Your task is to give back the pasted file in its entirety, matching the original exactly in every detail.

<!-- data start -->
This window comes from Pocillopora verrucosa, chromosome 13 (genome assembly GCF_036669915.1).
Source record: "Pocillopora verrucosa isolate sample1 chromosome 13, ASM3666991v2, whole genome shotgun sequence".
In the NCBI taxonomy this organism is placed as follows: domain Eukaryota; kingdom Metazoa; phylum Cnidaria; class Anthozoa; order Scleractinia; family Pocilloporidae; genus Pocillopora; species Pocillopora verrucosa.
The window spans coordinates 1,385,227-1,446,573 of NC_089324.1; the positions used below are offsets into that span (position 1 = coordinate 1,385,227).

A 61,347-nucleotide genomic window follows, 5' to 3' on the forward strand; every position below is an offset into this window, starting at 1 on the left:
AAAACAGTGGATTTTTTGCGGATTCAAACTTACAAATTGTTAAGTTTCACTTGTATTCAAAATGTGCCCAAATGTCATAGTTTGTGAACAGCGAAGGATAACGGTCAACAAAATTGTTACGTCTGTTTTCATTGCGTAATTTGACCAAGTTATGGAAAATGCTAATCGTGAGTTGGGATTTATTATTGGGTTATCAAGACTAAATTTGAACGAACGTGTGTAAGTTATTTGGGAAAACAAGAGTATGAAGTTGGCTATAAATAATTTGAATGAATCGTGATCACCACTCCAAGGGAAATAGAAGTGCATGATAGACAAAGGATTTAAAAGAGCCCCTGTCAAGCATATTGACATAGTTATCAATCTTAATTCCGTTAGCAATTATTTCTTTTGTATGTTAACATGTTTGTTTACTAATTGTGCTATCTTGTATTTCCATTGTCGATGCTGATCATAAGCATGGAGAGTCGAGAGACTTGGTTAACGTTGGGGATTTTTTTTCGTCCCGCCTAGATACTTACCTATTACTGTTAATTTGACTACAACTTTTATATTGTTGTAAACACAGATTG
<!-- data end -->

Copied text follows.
This window comes from Pocillopora verrucosa, chromosome 13 (genome assembly GCF_036669915.1).
Source record: "Pocillopora verrucosa isolate sample1 chromosome 13, ASM3666991v2, whole genome shotgun sequence".
In the NCBI taxonomy this organism is placed as follows: domain Eukaryota; kingdom Metazoa; phylum Cnidaria; class Anthozoa; order Scleractinia; family Pocilloporidae; genus Pocillopora; species Pocillopora verrucosa.
The window spans coordinates 1,385,227-1,446,573 of NC_089324.1; the positions used below are offsets into that span (position 1 = coordinate 1,385,227).

A 61,347-nucleotide genomic window follows, 5' to 3' on the forward strand; every position below is an offset into this window, starting at 1 on the left:
AAAACAGTGGATTTTTTGCGGATTCAAACTTACAAATTGTTAAGTTTCACTTGTATTCAAAATGTGCCCAAATGTCATAGTTTGTGAACAGCGAAGGATAACGGTCAACAAAATTGTTACGTCTGTTTTCATTGCGTAATTTGACCAAGTTATGGAAAATGCTAATCGTGAGTTGGGATTTATTATTGGGTTATCAAGACTAAATTTGAACGAACGTGTGTAAGTTATTTGGGAAAACAAGAGTATGAAGTTGGCTATAAATAATTTGAATGAATCGTGATCACCACTCCAAGGGAAATAGAAGTGCATGATAGACAAAGGATTTAAAAGAGCCCCTGTCAAGCATATTGACATAGTTATCAATCTTAATTCCGTTAGCAATTATTTCTTTTGTATGTTAACATGTTTGTTTACTAATTGTGCTATCTTGTATTTCCATTGTCGATGCTGATCATAAGCATGGAGAGTCGAGAGACTTGGTTAACGTTGGGGATTTTTTTTCGTCCCGCCTAGATACTTACCTATTACTGTTAATTTGACTACAACTTTTATATTGTTGTAAACACAGATTG